The proposed committee will be conducted in the presence of two city council members, two planning commissioners and temple representatives to oversee the architectural details and the temple’s effects on the local streets. The time for the process cannot be assumed as it highly depends on the recommendations made.

– prepared by Karishma Vanjani of NewsGram. Twitter: @BladesnBoots

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  • noh1bvisas

    assimilate. if you want to come to america, try to fit in. redesign, then resubmit – just like everyone else.

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Hindus In Delhi Push For A Temple On The Ruins Of a Mosque

The Supreme Court has delayed hearings into the disputed site but hardliners have vowed to lay a foundation stone next year regardless.

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Supporters of Vishwa Hindu Parishad gather during a rally in New Delhi, Dec. 9, 2018. The group gathered thousands of supporters to demand the construction of a Hindu temple on a site where a mosque was attacked, demolished in 1992. VOA

Tens of thousands of hardline Hindu protesters marched in New Delhi on Sunday, calling for a grand temple to be built on the ruins of a destroyed mosque in a flashpoint Indian city.

Trident-waving devotees clad in saffron filled a huge parade ground in the Indian capital under tight security, where speakers warned Prime Minister Narendra Modi they would not let up until the temple was sanctioned.

Some of Modi’s supporters feel the Hindu nationalist leader has not done enough to raise a shrine at a site in Ayodhya, a city believed by many to be the birthplace of the deity Ram.

The site was home to a medieval mosque for 460 years until Hindu zealots tore it down in 1992, kicking off riots across India that left thousands dead, most of them Muslims.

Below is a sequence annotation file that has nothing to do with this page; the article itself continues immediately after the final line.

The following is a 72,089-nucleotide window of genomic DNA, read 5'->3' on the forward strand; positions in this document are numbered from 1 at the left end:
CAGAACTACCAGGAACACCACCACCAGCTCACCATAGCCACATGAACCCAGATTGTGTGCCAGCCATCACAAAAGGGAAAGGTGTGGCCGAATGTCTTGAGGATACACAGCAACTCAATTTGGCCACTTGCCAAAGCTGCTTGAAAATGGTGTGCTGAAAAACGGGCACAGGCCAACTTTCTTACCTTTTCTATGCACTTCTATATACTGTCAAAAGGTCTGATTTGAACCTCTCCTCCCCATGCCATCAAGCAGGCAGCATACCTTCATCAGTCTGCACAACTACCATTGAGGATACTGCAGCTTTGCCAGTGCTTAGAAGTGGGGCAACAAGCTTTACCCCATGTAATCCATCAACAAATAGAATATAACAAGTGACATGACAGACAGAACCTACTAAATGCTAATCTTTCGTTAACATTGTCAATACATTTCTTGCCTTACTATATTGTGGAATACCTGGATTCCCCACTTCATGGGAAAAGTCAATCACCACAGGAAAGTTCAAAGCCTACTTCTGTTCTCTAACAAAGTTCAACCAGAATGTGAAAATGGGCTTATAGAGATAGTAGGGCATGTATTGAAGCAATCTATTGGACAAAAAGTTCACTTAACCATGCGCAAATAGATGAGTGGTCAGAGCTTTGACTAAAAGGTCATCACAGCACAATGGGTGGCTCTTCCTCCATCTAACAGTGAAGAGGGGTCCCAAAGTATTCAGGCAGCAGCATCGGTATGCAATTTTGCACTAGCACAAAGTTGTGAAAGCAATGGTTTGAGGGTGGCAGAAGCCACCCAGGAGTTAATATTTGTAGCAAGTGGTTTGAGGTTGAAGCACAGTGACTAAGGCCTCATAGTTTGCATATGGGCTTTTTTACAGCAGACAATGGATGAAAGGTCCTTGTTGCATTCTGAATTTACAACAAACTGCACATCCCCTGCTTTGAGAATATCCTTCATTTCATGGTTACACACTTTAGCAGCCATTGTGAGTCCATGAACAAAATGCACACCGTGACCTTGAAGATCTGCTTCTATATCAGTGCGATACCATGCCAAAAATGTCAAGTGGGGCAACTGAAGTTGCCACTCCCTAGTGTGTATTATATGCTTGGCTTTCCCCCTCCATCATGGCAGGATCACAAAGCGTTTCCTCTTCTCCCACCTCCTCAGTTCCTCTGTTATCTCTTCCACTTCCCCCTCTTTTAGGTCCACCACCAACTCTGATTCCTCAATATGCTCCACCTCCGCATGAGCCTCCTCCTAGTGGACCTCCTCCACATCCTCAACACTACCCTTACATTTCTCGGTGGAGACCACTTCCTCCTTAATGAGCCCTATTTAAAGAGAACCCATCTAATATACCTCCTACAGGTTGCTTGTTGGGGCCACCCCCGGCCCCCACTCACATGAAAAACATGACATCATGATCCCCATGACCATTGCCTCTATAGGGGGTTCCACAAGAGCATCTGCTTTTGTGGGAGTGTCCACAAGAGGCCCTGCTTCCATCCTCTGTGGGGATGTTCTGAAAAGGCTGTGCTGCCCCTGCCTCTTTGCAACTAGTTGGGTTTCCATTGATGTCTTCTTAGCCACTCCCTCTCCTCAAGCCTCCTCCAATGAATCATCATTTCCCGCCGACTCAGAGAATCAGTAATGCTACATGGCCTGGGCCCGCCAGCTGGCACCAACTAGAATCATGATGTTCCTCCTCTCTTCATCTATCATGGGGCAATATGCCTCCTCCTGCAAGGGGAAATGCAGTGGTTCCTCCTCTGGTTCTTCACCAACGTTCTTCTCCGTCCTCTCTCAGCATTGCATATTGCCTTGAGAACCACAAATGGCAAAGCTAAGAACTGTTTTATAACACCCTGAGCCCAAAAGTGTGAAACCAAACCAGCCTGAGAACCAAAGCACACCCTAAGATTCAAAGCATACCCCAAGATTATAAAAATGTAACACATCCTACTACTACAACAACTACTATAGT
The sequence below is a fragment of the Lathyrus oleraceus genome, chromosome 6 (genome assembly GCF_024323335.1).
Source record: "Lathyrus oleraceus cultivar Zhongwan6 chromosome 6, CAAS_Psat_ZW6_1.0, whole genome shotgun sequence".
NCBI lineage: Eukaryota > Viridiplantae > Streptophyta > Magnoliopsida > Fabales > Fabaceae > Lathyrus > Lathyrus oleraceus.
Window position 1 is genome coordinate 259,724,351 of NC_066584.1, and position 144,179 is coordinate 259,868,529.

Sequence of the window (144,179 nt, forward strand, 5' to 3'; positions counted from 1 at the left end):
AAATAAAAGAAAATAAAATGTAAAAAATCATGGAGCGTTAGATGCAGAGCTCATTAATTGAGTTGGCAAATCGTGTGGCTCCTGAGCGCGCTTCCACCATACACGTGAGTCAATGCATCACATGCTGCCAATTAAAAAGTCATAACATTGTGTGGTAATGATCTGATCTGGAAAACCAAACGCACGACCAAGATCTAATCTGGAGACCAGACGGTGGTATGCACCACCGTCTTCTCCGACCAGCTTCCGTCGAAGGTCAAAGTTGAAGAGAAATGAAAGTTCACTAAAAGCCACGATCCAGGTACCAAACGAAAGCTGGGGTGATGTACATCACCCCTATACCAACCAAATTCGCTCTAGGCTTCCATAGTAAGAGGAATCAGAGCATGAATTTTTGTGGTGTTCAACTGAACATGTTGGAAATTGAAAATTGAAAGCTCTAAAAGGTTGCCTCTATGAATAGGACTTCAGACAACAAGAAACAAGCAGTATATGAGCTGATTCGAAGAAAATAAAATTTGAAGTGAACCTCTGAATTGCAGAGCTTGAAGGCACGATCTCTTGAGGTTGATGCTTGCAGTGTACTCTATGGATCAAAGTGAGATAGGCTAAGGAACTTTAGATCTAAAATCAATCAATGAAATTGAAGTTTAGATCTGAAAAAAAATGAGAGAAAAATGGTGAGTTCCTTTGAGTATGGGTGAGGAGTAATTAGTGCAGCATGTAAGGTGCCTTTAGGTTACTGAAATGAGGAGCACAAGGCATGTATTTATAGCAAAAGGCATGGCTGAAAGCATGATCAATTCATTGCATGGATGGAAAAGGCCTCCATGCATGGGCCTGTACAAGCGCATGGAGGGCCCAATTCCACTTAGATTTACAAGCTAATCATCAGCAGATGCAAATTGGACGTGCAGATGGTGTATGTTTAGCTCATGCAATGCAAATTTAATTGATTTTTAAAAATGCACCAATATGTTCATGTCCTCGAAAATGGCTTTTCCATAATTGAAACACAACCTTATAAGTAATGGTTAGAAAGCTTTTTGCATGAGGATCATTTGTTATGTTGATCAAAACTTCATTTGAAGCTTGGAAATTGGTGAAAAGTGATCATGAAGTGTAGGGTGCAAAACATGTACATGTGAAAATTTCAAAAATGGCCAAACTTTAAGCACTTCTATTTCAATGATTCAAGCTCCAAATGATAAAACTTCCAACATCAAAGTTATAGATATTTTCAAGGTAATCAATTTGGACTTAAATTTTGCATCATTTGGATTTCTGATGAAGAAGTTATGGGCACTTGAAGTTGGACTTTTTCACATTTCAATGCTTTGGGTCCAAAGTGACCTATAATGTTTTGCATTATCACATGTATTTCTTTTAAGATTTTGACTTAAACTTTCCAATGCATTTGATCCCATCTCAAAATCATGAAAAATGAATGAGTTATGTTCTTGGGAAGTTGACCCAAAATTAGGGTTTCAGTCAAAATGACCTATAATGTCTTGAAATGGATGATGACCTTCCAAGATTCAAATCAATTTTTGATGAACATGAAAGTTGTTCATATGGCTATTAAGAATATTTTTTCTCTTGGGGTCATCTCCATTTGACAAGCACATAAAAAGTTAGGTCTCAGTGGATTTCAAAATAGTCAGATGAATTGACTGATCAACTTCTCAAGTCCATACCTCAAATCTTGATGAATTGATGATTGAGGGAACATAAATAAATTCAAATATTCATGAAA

Its future has been tied up in courts for decades but some hardliners want Modi, who is seeking reelection in 2019, to push parliament to guarantee the temple by law.

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“The gathering here is telling you that Hindus won’t sit back until the temple is built, and our wishes are respected,” said Champat Rai, the leader of the Vishva Hindu Parishad (VHP) group that organized the protest.

Demonstrators chanting “Praise be to Ram” packed the Ramlila Maidan, a vast ground capable of holding more than 50,000 people, and filled the surrounding streets.

Some carried maces and tridents — weapons traditionally wielded by Hindu gods — and traveled great distances by train and bus to reach the rally.

“We have come here to protect our religion and Hindu pride. We want a temple for our Lord Ram,” Hitesh Bharadwaj, a teacher from Delhi’s satellite city Noida, told AFP.

The hardline VHP has applied pressure on Modi in recent weeks, staging a huge show of force in Ayodhya itself last month.

Hindu, Mosque
Photo credit: theguardian.com

A close ally of Modi’s Bharatiya Janata Party (BJP), the group is spearheading a push to raise the Ram temple, and is calling for more protests as the premier prepares to go to the polls by May.

The BJP was on the margins until the 1980s when its top leaders, including Modi, backed a growing movement for the construction of the Ram temple.

Its advocates want parliament to introduce a law bypassing legal hurdles blocking the temple before Modi’s term ends.

Also Read: Delhi’s Air Quality Leads To Ban On Trucks And Construction

The Supreme Court has delayed hearings into the disputed site but hardliners have vowed to lay a foundation stone next year regardless.

“We don’t care about the courts. A grand temple will be constructed in 2019,” Sushil Chawdhary, a VHP leader, told AFP. (VOA)